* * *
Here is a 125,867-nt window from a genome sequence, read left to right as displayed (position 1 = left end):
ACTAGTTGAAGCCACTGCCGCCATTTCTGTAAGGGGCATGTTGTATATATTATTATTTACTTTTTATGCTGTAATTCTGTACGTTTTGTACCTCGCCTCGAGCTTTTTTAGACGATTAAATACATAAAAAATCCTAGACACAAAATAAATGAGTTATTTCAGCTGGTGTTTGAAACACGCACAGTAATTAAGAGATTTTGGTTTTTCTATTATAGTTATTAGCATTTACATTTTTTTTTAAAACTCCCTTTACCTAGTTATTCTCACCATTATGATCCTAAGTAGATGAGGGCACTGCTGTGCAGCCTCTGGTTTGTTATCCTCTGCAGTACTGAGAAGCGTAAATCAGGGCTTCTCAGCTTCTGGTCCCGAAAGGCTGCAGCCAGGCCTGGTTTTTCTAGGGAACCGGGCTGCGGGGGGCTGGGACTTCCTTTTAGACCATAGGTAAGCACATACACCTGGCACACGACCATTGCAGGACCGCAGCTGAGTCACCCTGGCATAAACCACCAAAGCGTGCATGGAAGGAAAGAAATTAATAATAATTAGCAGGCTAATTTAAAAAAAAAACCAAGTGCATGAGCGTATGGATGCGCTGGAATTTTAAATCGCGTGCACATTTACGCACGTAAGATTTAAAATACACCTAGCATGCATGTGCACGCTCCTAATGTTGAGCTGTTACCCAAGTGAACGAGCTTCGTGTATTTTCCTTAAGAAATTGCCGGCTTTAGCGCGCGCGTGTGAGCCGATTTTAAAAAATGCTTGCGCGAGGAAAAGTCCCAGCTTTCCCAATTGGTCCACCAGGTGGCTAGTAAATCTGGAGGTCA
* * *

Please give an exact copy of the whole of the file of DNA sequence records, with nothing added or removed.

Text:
Here is a 125,867-nt window from a genome sequence, read left to right as displayed (position 1 = left end):
ACTAGTTGAAGCCACTGCCGCCATTTCTGTAAGGGGCATGTTGTATATATTATTATTTACTTTTTATGCTGTAATTCTGTACGTTTTGTACCTCGCCTCGAGCTTTTTTAGACGATTAAATACATAAAAAATCCTAGACACAAAATAAATGAGTTATTTCAGCTGGTGTTTGAAACACGCACAGTAATTAAGAGATTTTGGTTTTTCTATTATAGTTATTAGCATTTACATTTTTTTTTAAAACTCCCTTTACCTAGTTATTCTCACCATTATGATCCTAAGTAGATGAGGGCACTGCTGTGCAGCCTCTGGTTTGTTATCCTCTGCAGTACTGAGAAGCGTAAATCAGGGCTTCTCAGCTTCTGGTCCCGAAAGGCTGCAGCCAGGCCTGGTTTTTCTAGGGAACCGGGCTGCGGGGGGCTGGGACTTCCTTTTAGACCATAGGTAAGCACATACACCTGGCACACGACCATTGCAGGACCGCAGCTGAGTCACCCTGGCATAAACCACCAAAGCGTGCATGGAAGGAAAGAAATTAATAATAATTAGCAGGCTAATTTAAAAAAAAAACCAAGTGCATGAGCGTATGGATGCGCTGGAATTTTAAATCGCGTGCACATTTACGCACGTAAGATTTAAAATACACCTAGCATGCATGTGCACGCTCCTAATGTTGAGCTGTTACCCAAGTGAACGAGCTTCGTGTATTTTCCTTAAGAAATTGCCGGCTTTAGCGCGCGCGTGTGAGCCGATTTTAAAAAATGCTTGCGCGAGGAAAAGTCCCAGCTTTCCCAATTGGTCCACCAGGTGGCTAGTAAATCTGGAGGTCA